I started a new blog this morning, but you probably will never see it. One of my students is participating in the modular MSc programme, which involves a residential week four times per year over two years. Thus, when he was transferred from London to Zagreb, it was not going to be too challenging for him to continue with his studies, because getting here from Zagreb is not particularly difficult, and probably quicker than driving down from Scotland. However, he is embarking on a dissertation, and the first thing we needed to do was agree what his topic would be, figure out the basic references for him to look at, and figure out how we would interact for the purposes of supervision while he was in Zagreb.
First, the topic. We shared our ideas about what to study and how to go about it. Given that his interest was in construction contracting with particular reference to resourcing at senior site management level, my advice was that his desire to focus on the site management processes in Croatian construction projects was going to prove interesting as it would enable him to make observations of what happens in practice, comparing them to practical guides such as the CIOB's Code of Practice for Project Management (and similar documents about site management) and to look at both observations of practice and the practical guides in the context of organizational and management theory, as it has developed from the early seminal writers such as Galbraith, J (1973) Designing complex organizations. Massachusetts: Addison-Wesley and Cleland, D I and King, W R (1975) Systems Analysis and Project Management. New York: McGraw-Hill. Later writers, such as Dawson, S (1996) Analysing Organizations. 3 ed. Basingstoke: Macmillan provided really strong, theoretically robust guidance for how we should think about organizational structures and management processes. This also connected well with research published in two of my own books: Procurement in the construction industry and Roles in construction projects. Thus, we had a project that I could supervise and that should generate some useful and interesting insights.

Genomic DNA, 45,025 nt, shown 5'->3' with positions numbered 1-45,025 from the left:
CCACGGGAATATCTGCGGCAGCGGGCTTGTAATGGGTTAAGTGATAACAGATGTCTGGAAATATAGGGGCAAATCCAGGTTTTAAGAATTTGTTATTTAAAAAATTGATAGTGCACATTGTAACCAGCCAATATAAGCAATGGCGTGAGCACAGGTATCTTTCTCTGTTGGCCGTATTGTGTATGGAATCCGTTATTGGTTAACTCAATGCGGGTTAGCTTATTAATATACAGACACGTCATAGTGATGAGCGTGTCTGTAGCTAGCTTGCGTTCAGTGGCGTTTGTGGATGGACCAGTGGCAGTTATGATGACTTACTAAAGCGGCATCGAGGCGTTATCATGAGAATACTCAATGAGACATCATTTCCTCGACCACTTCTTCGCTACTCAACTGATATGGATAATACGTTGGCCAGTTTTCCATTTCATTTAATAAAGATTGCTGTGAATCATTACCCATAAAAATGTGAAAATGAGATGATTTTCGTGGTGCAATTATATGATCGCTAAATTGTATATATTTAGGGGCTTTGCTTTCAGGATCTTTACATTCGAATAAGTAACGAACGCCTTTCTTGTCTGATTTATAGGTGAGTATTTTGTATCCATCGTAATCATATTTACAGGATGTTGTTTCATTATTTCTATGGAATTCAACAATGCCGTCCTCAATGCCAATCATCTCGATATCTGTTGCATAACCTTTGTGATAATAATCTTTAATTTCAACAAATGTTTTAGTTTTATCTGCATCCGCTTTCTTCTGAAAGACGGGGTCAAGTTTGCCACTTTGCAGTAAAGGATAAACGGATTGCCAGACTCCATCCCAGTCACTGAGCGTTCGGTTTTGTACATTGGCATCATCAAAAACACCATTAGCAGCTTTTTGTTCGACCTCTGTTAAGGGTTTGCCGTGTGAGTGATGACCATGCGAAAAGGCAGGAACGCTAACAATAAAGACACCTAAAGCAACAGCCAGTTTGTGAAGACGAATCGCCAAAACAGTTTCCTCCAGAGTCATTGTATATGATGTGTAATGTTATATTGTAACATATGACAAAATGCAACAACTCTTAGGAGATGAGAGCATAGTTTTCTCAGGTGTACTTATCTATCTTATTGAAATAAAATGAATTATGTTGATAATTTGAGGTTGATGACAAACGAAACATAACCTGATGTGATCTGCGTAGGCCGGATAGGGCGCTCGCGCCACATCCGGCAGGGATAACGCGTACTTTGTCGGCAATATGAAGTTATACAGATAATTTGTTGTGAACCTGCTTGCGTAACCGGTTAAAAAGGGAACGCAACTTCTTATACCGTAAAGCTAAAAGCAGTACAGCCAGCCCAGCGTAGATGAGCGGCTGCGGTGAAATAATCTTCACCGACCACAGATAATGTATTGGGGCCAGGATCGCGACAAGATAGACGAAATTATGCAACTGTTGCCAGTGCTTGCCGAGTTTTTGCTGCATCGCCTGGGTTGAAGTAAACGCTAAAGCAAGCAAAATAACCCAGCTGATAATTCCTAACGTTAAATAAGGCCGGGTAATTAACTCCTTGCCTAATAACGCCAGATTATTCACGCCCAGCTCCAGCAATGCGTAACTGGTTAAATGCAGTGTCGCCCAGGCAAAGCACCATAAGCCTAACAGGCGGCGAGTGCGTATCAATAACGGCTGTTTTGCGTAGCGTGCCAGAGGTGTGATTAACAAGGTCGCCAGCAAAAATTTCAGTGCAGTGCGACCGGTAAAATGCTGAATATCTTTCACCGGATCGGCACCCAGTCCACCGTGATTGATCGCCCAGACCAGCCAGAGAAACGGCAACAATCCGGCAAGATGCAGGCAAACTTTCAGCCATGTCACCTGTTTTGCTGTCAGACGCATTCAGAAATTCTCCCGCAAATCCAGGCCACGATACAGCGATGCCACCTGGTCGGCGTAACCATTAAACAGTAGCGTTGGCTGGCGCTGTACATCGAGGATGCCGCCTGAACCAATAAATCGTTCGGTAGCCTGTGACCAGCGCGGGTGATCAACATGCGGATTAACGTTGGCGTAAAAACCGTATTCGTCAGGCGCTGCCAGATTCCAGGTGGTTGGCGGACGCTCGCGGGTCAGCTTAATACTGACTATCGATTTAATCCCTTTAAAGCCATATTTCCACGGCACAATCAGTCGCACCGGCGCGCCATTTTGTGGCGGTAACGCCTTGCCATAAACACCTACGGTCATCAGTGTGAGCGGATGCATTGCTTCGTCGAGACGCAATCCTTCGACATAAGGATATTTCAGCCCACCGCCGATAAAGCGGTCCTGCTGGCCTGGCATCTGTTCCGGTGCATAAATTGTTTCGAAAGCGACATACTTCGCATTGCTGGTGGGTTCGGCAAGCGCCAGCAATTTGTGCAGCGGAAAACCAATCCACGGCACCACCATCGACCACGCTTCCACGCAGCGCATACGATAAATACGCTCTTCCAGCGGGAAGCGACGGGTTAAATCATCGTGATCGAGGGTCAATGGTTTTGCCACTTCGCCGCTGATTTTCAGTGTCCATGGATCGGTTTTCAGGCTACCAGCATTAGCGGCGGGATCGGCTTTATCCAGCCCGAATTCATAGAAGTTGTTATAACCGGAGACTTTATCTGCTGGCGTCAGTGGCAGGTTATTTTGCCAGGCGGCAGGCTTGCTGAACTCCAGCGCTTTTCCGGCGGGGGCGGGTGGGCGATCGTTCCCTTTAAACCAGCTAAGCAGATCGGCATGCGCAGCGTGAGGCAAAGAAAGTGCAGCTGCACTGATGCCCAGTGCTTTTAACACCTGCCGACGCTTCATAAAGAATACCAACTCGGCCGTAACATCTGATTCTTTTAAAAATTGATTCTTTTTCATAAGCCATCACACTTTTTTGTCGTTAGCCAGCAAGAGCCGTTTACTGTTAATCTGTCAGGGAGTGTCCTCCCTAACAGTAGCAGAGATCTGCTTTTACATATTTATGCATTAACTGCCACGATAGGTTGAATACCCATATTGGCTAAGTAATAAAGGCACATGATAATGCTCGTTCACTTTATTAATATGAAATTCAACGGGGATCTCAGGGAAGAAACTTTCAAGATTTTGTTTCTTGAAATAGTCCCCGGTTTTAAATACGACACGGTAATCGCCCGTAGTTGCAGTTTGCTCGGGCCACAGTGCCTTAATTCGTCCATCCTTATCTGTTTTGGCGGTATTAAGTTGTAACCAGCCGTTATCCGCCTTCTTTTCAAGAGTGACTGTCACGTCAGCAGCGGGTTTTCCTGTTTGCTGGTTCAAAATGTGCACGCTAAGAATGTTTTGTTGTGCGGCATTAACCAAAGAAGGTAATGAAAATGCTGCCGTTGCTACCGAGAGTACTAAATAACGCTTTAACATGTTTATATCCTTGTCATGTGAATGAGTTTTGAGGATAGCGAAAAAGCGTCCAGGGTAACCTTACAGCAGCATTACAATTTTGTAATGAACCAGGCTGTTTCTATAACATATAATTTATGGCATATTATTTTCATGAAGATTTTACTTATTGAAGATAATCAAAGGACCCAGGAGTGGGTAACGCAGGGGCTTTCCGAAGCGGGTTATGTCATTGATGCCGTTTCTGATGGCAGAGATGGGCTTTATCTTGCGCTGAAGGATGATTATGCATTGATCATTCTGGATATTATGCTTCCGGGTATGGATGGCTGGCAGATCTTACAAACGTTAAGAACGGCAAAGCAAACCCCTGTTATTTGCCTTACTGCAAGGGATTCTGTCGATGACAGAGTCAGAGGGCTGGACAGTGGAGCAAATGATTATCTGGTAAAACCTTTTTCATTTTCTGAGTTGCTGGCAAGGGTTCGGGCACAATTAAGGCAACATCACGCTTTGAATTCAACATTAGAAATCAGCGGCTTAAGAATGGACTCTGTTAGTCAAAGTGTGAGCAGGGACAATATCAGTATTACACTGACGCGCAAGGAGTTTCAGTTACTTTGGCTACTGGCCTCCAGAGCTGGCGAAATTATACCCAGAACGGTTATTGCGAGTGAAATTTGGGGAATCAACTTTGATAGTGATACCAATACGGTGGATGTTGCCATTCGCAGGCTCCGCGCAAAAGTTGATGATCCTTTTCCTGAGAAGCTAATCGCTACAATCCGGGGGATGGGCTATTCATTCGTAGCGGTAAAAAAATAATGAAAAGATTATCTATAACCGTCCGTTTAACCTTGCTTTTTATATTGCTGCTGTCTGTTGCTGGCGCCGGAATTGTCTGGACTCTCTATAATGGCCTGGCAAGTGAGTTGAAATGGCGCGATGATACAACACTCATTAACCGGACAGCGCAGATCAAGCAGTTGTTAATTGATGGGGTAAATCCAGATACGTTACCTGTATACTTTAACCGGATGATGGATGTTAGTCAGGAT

Second, the question of how we would work together while in different countries was soon settled because I was interested in trying out a blog which only the two of us could access. We can both read it and post to it, and there is the potential for use to invite others, such as a local professor from University of Zagreb, or colleagues in Reading, or even other students on the programme. One great advantage is the ability to go back and edit and refine a post, adding links and correcting grammar and spelling mistakes. Another is that the blog whould grow as the supervision progresses, and it is always there to backtrack and pick up things that might have got forgotten. It is an interesting substitute for notebooks and a good way of augmenting our supervision meetings that will inevitably be too infrequent. I'm going to try this with some other students now, to see how suitable it is at BSc, MSc and PhD levels of research.
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